What is it?
An Automated Clearing House (ACH) return is the equivalent of a bounced check. An ACH return occurs when a registrant provides bank information in order to make a payment; however, the payment is returned by the bank for one of many reasons, the most common of which include:
- Insufficient funds
- A stop payment
- Incorrect account information
To back up a little, ACH payments or eChecks are a form of electronic payment that enables merchants and consumers to send funds between one another. ACH payments are regulated by the National Automated Clearing House Association (NACHA), which handles the administration and governance of the ACH network. NACHA is also responsible for the set of rules to be followed anytime an ACH payment fails, otherwise known as an ACH return.
Here’s an example
As an example, let’s consider the case of a consumer that wants to use ACH to pay a utility bill each month. This requires the utility company (the Originator) to authorize its merchant bank (the Originating Depository Financial Institution or “ODFI”) to initiate an ACH debit from the customer’s bank account. The data for this debit entry is sent through an ACH Operator (usually the Federal Reserve Bank) as part of a batch transfer, usually at the end of the day.
In the meantime, the ODFI will debit the end customer’s account and credit the Originator’s account, basically creating a hold for the account. The ACH transaction is then sent from the clearinghouse or Federal Reserve Bank to the Receiving Depository Financial Institution (RDFI), or customer’s bank. Upon receipt of the ACH file, the RDFI will note a debit on the customer’s account for the specified amount of money. It’s important to note that no actual money has changed hands up until this point. Settlement for a debit transaction like this typically occurs within one business day once all the banks have resolved at transactions via settlement.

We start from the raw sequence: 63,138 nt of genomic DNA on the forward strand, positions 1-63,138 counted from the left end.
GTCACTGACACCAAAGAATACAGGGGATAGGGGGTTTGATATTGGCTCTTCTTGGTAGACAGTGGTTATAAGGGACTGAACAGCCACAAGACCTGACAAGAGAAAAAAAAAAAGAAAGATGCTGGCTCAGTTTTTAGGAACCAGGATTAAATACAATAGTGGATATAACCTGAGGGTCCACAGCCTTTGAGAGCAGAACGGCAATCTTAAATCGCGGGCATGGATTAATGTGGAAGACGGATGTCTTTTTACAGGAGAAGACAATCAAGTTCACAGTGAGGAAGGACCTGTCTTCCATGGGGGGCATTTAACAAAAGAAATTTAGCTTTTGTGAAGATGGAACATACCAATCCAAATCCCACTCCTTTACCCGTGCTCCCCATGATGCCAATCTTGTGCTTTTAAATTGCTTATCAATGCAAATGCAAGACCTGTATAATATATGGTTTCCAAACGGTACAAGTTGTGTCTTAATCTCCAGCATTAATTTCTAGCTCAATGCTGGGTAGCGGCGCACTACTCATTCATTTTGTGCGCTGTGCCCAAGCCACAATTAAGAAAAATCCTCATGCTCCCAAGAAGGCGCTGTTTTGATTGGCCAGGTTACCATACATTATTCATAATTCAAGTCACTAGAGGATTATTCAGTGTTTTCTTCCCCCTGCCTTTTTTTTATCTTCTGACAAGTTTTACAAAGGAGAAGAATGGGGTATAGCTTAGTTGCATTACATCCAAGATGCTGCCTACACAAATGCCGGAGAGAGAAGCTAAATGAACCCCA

Understanding ACH Returns
Successful ACH debit transactions can usually be settled within one business day, but ACH payments that are unsuccessful or rejected will spur an ACH return. An ACH return entry can be initiated by the RDFI in order to notify the ODFI that the entry is a return based on an alphanumeric code. In some cases it may be due to lack of sufficient funds (R01), but there are nearly 80 different reasons why an ACH payment may be rejected. Upon rejection, the original entry is returned, usually within two business days. In a few cases (like Return Reason Codes R07 and R10 where the consumer is disputing or revoking authorization), it may take up to two months or 60 calendar days after the transaction was originated to process an ACH return.
In an ideal world, merchants could avoid ACH returns altogether.John Cullen, Payliance CEO
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Interested in learning more about how Payliance can help you avoid and lower ACH returns? Schedule a consultation with Payliance today to discuss the right payments solutions for your business.